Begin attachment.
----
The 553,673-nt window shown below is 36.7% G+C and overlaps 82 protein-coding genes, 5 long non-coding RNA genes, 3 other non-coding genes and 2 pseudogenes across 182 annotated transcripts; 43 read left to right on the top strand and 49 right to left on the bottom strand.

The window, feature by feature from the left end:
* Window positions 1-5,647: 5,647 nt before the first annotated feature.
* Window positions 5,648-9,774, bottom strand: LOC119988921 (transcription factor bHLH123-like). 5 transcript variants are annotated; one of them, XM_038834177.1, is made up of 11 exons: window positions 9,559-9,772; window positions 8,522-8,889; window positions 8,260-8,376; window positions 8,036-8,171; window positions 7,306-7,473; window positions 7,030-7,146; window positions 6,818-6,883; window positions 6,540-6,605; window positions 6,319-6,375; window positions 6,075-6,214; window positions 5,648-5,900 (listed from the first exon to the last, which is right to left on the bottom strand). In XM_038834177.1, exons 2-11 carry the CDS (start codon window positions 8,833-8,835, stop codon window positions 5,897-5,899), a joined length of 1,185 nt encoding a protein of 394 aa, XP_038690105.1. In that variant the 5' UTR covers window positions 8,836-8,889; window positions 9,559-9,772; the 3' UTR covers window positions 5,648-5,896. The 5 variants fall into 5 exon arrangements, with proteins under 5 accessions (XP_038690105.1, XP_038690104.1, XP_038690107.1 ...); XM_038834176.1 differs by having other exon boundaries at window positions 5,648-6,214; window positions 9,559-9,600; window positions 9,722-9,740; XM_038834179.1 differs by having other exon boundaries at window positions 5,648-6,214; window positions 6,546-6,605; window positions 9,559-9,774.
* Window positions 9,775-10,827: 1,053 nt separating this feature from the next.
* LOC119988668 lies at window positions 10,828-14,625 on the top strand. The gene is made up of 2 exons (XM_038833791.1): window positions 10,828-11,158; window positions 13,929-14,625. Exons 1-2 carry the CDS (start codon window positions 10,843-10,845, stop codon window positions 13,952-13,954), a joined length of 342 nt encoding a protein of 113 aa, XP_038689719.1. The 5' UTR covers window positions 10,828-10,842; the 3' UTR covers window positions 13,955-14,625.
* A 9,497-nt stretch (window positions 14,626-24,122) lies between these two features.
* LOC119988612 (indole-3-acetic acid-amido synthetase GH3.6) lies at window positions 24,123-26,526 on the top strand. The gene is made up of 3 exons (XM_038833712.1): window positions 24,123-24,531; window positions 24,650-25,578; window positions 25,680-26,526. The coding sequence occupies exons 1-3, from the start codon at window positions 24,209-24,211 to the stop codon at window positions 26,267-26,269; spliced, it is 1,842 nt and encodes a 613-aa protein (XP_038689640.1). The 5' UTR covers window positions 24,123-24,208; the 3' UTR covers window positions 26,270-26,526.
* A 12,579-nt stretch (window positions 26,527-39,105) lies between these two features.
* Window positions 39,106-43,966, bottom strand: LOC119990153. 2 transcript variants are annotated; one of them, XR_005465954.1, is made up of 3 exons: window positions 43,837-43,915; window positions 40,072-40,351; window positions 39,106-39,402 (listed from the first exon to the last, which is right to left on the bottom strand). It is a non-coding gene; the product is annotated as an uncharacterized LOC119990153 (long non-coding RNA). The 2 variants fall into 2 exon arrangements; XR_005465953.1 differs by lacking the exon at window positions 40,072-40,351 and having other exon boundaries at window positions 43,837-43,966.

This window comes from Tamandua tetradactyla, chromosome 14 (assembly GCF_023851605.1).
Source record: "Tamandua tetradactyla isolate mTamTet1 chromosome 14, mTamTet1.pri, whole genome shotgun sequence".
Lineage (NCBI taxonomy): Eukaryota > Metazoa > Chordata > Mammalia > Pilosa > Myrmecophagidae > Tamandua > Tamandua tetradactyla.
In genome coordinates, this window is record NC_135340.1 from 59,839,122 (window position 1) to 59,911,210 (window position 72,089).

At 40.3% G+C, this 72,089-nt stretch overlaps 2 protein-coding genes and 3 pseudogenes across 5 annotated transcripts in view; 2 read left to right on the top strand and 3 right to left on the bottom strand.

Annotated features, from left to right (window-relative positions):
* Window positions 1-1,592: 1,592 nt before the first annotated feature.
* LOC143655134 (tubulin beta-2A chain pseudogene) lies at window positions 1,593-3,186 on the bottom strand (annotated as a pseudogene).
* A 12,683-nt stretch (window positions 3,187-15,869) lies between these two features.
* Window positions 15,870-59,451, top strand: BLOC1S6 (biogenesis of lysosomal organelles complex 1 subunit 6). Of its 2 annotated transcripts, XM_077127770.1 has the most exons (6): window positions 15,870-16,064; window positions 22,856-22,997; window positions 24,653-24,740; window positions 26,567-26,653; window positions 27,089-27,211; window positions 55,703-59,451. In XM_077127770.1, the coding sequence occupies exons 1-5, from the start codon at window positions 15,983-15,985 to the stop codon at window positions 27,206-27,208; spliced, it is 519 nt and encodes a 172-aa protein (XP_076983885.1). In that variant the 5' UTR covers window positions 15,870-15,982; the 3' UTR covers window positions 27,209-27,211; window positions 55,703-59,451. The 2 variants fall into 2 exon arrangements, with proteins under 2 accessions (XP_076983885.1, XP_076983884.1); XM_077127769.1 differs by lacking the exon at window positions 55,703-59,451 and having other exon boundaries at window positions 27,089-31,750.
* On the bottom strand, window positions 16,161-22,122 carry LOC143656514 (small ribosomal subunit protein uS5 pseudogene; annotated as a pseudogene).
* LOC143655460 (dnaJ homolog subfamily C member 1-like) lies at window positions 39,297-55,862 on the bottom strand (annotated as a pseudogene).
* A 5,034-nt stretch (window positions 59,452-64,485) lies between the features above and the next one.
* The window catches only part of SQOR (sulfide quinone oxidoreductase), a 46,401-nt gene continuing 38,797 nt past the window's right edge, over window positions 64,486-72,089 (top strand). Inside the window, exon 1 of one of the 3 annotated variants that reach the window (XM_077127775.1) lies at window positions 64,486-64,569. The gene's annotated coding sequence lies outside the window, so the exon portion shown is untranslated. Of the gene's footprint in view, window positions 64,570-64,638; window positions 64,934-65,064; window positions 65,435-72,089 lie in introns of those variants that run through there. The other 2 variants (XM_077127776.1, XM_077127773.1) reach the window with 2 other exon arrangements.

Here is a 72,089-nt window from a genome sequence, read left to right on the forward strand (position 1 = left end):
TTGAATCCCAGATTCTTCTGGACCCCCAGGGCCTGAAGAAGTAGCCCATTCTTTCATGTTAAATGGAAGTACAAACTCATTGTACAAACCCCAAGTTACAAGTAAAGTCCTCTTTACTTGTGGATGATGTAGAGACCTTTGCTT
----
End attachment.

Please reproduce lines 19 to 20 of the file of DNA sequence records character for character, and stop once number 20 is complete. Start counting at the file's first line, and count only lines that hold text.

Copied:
* A 12,683-nt stretch (window positions 3,187-15,869) lies between these two features.
* Window positions 15,870-59,451, top strand: BLOC1S6 (biogenesis of lysosomal organelles complex 1 subunit 6). Of its 2 annotated transcripts, XM_077127770.1 has the most exons (6): window positions 15,870-16,064; window positions 22,856-22,997; window positions 24,653-24,740; window positions 26,567-26,653; window positions 27,089-27,211; window positions 55,703-59,451. In XM_077127770.1, the coding sequence occupies exons 1-5, from the start codon at window positions 15,983-15,985 to the stop codon at window positions 27,206-27,208; spliced, it is 519 nt and encodes a 172-aa protein (XP_076983885.1). In that variant the 5' UTR covers window positions 15,870-15,982; the 3' UTR covers window positions 27,209-27,211; window positions 55,703-59,451. The 2 variants fall into 2 exon arrangements, with proteins under 2 accessions (XP_076983885.1, XP_076983884.1); XM_077127769.1 differs by lacking the exon at window positions 55,703-59,451 and having other exon boundaries at window positions 27,089-31,750.